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U.S. Trade Deficit Declines as Imports Slump

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U.S. trade deficit shrank more than expected in March as imports plunge outpaced a decline in exports.

The deficit gap narrowed 13.9 percent to $40.4 billion, making it the smallest since February 2015, the Commerce Department reported Wednesday.

Merchandise imported declined 3.6 percent as American companies strived to get inventories in line with demand experienced in the first-quarter of the year. Exports fell for the fifth time in six months as soft global sales continue to undermine exports.

“The most troubling thing was in the consumer sector — we’re not exactly sure what’s going on there and whether it’s sort of a one-off effect,” in terms of the slump in imports, Jay Bryson, global economist at Wells Fargo Securities LLC, in Charlotte, North Carolina, said before the report.

Still, “I think you’re going to see import growth outpace export growth as you go forward, and therefore trade will continue to be a modest headwind to growth in the U.S.,” he said.

In March, Imports fell to $217.1 billion from 225.1 billion recorded in February.The smallest since February 2011. The drop in imports was broad-based and includes consumer goods, industrial supplies and capital equipment.

Exports also decreased 0.9 percent from $178.2 billion to $176.6 billion.

CEO/Founder Investors King Ltd, a foreign exchange research analyst, contributing author on New York-based Talk Markets and Investing.com, with over a decade experience in the global financial markets.

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Brands

Amazon Launches First ‘Real Life’ Clothing Store For Men And Women

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American multinational technology company, Amazon is launching its first apparel store, ‘Amazon Style’.

Investors King gathered that the clothing store, located in a Southern California mall, later this year will feature women’s and men’s apparel, shoes, and accessories from a mix of well-known and emerging brands, with prices catering to a wide range of shoppers.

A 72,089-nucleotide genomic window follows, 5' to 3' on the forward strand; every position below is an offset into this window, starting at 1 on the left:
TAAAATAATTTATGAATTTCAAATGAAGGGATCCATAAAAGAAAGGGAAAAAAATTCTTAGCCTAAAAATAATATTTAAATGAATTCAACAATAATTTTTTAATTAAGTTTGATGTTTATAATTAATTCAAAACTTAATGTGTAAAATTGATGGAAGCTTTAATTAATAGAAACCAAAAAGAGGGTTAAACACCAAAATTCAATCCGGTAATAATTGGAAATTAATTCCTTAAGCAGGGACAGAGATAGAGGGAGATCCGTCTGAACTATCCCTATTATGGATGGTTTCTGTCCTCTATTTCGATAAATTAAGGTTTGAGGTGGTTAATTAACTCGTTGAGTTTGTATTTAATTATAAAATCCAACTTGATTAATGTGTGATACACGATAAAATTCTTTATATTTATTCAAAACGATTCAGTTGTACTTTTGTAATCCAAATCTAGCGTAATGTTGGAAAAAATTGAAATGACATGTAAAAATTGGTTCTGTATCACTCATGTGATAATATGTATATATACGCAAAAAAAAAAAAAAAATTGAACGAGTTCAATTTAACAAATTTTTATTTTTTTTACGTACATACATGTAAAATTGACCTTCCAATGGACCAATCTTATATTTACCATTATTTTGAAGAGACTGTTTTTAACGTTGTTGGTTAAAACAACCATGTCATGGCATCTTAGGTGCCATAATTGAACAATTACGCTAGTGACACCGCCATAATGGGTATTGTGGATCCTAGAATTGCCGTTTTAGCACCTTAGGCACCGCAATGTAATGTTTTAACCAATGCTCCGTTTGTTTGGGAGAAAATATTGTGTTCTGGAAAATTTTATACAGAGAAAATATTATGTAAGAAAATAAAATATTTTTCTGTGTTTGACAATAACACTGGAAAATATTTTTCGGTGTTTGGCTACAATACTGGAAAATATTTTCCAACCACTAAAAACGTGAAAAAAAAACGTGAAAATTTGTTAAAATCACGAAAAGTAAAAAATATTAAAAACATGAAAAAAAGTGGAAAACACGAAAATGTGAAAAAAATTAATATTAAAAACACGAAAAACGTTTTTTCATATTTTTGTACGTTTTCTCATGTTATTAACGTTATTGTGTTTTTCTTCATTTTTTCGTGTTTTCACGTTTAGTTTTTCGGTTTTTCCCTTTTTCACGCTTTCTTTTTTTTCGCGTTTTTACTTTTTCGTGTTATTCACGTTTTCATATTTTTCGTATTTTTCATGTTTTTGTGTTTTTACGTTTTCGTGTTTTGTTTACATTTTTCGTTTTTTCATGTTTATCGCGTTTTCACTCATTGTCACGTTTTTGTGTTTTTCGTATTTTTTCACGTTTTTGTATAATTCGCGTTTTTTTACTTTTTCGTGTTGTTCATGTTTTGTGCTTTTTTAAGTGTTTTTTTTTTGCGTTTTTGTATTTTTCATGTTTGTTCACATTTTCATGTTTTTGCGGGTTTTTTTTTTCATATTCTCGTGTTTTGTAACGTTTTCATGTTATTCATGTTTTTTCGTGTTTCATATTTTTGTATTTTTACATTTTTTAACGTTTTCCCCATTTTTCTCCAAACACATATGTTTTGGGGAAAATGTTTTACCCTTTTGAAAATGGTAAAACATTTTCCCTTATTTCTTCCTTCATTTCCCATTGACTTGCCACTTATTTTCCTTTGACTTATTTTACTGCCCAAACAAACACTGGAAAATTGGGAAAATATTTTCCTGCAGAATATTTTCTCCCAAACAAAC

According to Amazon, shoppers will get personalized recommendations pushed to their phones as they browse the new Amazon Style store. The company also noted that the clothing store will feature a mix of well-known and emerging brands, adding that every individual’s budget would be met.

The store which will be about 30,000 square feet would be digitalized as shoppers will rely heavily on their smartphones in order to browse the store.

Managing Director of Amazon Style, Simoina Vasen told CNBC that when shoppers walk into the store, they’ll see “display items,” featuring just one size and color of a particular product; the remaining inventory for each product will kept in the back of the store.

He added that after logging into the Amazon app on a smartphone, they’ll scan a QR code on the item to view additional sizes, colors, product ratings and other information, such as personalized recommendations for similar items.

“This allows us to offer more selection without requiring customers to sift through racks to find that right color, size and fit,” he said.

After scanning the QR code on an item, shoppers can click a button in the Amazon app to add the item to a fitting room or send it to a pickup counter.

According to Vasen, shoppers will be able to access their in-store purchase history in the Amazon app.

A recently released research by Wells Fargo analysts shows that Amazon has surpassed Walmart as the No. 1 apparel retailer in the U.S.. This is largely due to the e-commerce boom recorded as a result of the COVID-19 pandemic.

Wells Fargo estimates that Amazon’s apparel and footwear sales in the U.S. grew by roughly 15% in 2020 to more than $41 billion, which is 20% to 25% above rival Walmart.

This represents an 11 to 12 percent share of all clothing sold in the U.S. and 34 to 35 percent share of all clothing sold online.

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Merger and Acquisition

Sullivan, Ellis Were Top M&A Legal Advisers by Value and Volume in financial Services Sector in 2021

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Sullivan & Cromwell and Kirkland & Ellis were top M&A legal advisers by value and volume in financial services sector for 2021, finds GlobalData.

Sullivan & Cromwell and Kirkland & Ellis were the top mergers and acquisitions (M&A) legal advisers in the financial services sector for 2021 by value and volume, respectively, according to GlobalData. The leading data and analytics company notes that Sullivan & Cromwell advised on 42 deals worth $105.1 billion, which was the highest value among all advisers tracked. Meanwhile, Kirkland & Ellis led by volume, having advised on 76 deals worth $20.1 billion. A total 3,854 M&A deals were announced in the sector during 2021.

According to GlobalData’s report, ‘Global and Financial Services M&A Report Legal Adviser League Tables 2021‘, deal value for the sector increased by 21.1% from $430.6 billion during 2020 to $521.3 billion during 2021.